Utilizing Technology to Answer Tomorrow’s Questions

August 26, 2021 0 Comments

It is no secret that technology has evolved rapidly over the past century, improving communication, medicine, businesses, education, manufacturing, construction, among other many different fields. In a recent sit down with Rose Hall, Vice President and Head of Construction Innovation at AXA XL, she gives insights on how technology is the key to advancing Risk Management. Through the Construction Ecosystem, AXA XL is helping customers advance risk management and drive technology adoption by:

1.    Educating the industry and enabling Tech adoption and Implementation

2.    Bridging the gap between Construction Technology, Risk, and Insurance

3.    Cultivating a collaborative network, focused on advancing the industry through the fourth industrial revolution.

Educating the Industry and Enabling Tech Adoption and Implementation

According to Rose, the Construction Ecosystem at AXA XL was created “to help drive technology adoption and advance risk management through partnership, innovation, and invention.” To do this, the wide world of tech needs to be narrowed down into something meaningful. AXA XL is currently tracking more than 420 construction technologies, conducted one-on-one interviews with more than 120 tech companies and chose to partner with a select group of 35. The vetting process includes evaluating the viability of the technology, the maturity of the tech and the business, the partnership approach of the leadership, their willingness to provide a discount or preferred term for AXA XL customers, and the risk-reducing capabilities of the solution.

These are essential factors that should be evaluated when choosing tech partners to make sure the customers find the technologies that are best fit for their specific business.  

Bridging the Gap Between Construction Technology and Insurance

Staying ahead in the insurance market means keeping up with changing risks of the tech-enabled construction jobsite. AXA XL is combining construction technology with innovation to develop new underwriting classes of that meet our customers’ unique needs, and reward tech-savvy contractors for their innovation. AXA XL aspires to lead the industry as the innovative insurer for the innovative contractor.

Creating a Collaborative Environment to Enhance the Industry, and as a Result Better Preparing the Insured 

In our interview, Rose states that some of their contractor customers struggle with “pilot purgatory” and are keen to know what their peers are doing as well as share their experiences with their peers in an effort to advance the entire industry. To help support this effort, AXA XL created the Innovator’s Circle, which is a round table consortium of the innovative leaders from top contractors who convene to develop and share best practices, solve problems and advance innovation in construction using design thinking methodology. Additional supporting resources and programs offered by AXA XL are: Technology Adoption Maturity Index (TAMI), curated technology trial programs, Tech Champions and Ambassadors, and their Tech Tapas webinar series (to learn more about these, listen to our podcast).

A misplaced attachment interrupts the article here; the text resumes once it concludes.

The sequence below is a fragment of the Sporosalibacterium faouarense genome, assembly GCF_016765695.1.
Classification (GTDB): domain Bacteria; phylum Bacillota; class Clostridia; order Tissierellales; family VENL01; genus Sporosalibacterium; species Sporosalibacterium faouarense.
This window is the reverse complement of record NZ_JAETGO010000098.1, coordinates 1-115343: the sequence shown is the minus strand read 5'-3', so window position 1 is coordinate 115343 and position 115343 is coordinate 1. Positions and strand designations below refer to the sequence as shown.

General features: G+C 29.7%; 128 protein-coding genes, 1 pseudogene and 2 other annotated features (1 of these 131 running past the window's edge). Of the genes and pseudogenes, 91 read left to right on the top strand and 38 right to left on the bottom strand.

By getting the top leaders of any industry together, we are bound to come up with several solutions to the most common problems in the trade.

Through advancing innovation and tech adoption, risk management can progress, and carriers, as well as insureds, can benefit as construction projects become more profitable and less risky. If you are willing to keep learning, maintain an open mind, and listen to others, you are bound to see growth. Technology has evolved because people are eager to learn more while keeping an open mind on how it is impacting those around them. To learn more about innovation, technology, and risk management, listen to our podcast with Rose Hall, Women in Leadership: Utilizing Technology to Answer Tomorrow’s Questions. 


Connect with Rose on LinkedIn
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Visit AXA XL on the web here 
Email Rose at rose.hall@axaxl.com
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Nine Steps to Managing Subcontractor Default Risk

August 17, 2021 1 Comments

In a recent podcast episode of The Building BITE, we caught up with Jim Budwell, Director of Subcontractor Default Insurance Risk Management and Claims at Construction Risk Partners. Jim’s experience as a builder, engineer, scheduler, carrier and now broker advisor makes him a great resource for all things SDI.  Having observed over 500 SDI claims, Jim has developed a guidance framework on what contractors should do, and what you should not do when managing subcontractor default risk.  We will list out a three of Jim’s nine ideas here, and if you would like to know more about all of Jim’s steps to mitigate subcontractor default risk, please take a listen in to The Building BITE podcast episode on: 9 Steps to Managing Subcontractor Default Risk.

Be Alert for Early Warning Signs